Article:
Mistakes: Your New Best Friends?
From time to time I make some sort of awesomely glaring mistake (usually in writing and sent out to the world), and sometimes I notice it and sometimes it’s pointed out to me. Years ago, this horrified me.
Filled with embarrassment, I’d want to slink into a hole and hope that maybe no one noticed, like that time I was taking an exam in school and somehow slipped and fell into a pile of desks as I was making my way to the front of the room to turn in my exam. As I laid there, desks piled on top of me, I considered for a moment that maybe if I just stayed there no one would notice. I then considered the fact that perhaps people would get up and come over to see if I was alive, which would have been worse. I climbed out of the pile and pretended nothing happened.
Of course I still had a question to ask on the exam, which I did when I got to the professor’s desk. She answered and then with a bit of hesitation (perhaps because I had not acknowledged the very loud desk assault that had occurred) asked, “Are you ok?”
“Fine,” I said.
After I left the room I hid in a small library space, fearful that the incident would be the topic of discussion for the rest of the year.
But it turns out somehow almost no one paid attention. It happened so quickly that my crashing into the desks and being covered by them happened before anyone even knew what had happened. There was a loud sound, but people were concentrating on their own exams, and if they looked up, I was already buried.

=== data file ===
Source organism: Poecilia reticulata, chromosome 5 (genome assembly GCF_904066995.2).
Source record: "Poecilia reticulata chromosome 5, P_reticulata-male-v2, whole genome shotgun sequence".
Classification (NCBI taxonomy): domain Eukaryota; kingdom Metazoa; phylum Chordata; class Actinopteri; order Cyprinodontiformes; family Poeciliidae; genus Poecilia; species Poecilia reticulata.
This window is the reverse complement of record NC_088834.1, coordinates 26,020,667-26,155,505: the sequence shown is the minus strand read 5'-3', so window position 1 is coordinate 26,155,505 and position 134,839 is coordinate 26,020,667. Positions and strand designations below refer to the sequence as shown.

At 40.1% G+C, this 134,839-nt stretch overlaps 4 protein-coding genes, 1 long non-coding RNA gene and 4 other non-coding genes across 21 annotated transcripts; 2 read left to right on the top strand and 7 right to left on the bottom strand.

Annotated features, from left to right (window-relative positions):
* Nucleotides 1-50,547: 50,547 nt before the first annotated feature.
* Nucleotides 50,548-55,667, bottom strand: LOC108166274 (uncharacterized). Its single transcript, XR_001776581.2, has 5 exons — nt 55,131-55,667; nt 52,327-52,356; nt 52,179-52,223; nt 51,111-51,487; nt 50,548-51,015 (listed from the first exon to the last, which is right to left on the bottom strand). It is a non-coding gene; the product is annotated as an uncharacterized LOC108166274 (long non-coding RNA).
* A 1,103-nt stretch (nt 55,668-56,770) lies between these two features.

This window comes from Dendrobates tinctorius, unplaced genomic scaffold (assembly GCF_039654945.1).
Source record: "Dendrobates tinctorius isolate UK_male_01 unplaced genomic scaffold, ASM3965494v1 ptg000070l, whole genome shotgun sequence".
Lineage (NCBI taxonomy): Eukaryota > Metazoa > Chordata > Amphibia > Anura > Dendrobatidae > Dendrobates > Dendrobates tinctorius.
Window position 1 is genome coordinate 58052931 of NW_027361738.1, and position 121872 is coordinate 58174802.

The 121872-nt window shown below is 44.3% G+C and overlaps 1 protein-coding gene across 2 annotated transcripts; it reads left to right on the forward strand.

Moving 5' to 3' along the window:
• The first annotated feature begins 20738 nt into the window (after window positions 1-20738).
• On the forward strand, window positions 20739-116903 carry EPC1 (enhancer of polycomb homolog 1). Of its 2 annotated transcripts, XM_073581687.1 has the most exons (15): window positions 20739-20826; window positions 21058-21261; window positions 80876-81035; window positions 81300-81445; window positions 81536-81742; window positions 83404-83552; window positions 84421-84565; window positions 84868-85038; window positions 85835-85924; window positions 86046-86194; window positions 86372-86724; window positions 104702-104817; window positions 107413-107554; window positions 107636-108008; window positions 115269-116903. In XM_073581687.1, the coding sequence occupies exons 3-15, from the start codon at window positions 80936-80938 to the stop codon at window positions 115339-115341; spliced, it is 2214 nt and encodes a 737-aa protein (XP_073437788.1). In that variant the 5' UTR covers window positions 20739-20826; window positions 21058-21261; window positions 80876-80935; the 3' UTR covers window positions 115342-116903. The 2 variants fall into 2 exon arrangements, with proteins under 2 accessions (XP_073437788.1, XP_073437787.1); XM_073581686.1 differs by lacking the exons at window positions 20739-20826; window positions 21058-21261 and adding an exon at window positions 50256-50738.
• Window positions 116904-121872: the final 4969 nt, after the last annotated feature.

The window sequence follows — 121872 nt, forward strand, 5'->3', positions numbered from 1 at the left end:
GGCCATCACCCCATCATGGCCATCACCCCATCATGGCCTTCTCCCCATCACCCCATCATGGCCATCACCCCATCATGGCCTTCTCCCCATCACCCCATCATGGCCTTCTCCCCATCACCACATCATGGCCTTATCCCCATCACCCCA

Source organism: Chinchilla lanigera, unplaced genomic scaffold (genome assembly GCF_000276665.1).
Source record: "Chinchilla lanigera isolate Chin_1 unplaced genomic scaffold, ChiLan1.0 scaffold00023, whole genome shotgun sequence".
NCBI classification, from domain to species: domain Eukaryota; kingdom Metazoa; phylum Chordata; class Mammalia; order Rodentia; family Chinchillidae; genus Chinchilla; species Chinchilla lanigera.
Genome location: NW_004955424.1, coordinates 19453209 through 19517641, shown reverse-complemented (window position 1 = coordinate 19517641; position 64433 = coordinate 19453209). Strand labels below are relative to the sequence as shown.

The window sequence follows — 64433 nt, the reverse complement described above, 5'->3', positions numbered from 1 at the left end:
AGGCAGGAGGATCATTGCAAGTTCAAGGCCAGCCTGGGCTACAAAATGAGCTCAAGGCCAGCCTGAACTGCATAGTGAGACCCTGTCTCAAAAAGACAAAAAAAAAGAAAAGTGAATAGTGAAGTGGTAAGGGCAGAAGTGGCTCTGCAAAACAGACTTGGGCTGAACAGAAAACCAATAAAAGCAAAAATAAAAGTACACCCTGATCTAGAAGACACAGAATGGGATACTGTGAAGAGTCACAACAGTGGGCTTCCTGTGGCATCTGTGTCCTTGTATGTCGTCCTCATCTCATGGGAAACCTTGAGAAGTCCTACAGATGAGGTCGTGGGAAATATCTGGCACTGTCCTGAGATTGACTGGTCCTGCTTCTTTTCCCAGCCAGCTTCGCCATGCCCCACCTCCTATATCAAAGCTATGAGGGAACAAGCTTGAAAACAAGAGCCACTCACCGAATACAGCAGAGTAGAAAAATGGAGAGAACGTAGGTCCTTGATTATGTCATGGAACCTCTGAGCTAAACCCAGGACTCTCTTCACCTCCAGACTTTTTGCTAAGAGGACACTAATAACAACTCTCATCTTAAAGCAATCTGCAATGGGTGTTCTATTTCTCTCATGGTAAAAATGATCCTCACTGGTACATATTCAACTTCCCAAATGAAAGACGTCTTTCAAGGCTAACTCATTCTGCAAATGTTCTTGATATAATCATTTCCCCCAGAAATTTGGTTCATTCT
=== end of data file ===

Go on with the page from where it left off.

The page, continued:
A couple of people mentioned it to me in passing, but that was it. This incident, which I assumed would be the mortifying cornerstone of my existence from that day forward, was nothing more than a blip in time that left me a little sore for a few days.
I wish I could say that event changed my mindset about the importance of perception, but it didn’t. Years would pass where I still feared making mistakes in front of others, a trait I’d harbored long before falling into the desks.
Perhaps most interesting was the way I handled these mistakes when they were public – meaning anyone saw them. I felt angry and defensive, which looking back now feels fairly ridiculous. But it was extremely serious to me then. I hated making mistakes, especially in front of other people. It made me feel like a fool, like I was mediocre, like I wasn’t smart. For the most part, to me nothing was worse.
It wasn’t until I began to research how the brain works that I started to truly understand the power of perception and how it could make or break someone. I had chosen to see mistakes as shameful and degrading – and that mindset had caused me to improve at a much slower rate, something I didn’t know then.
I realized that stifling my rate of improvement was much more horrifying to me than mistakes, and so I began to look at what the payoff had been for buying into my self-created fear and loathing of making mistakes.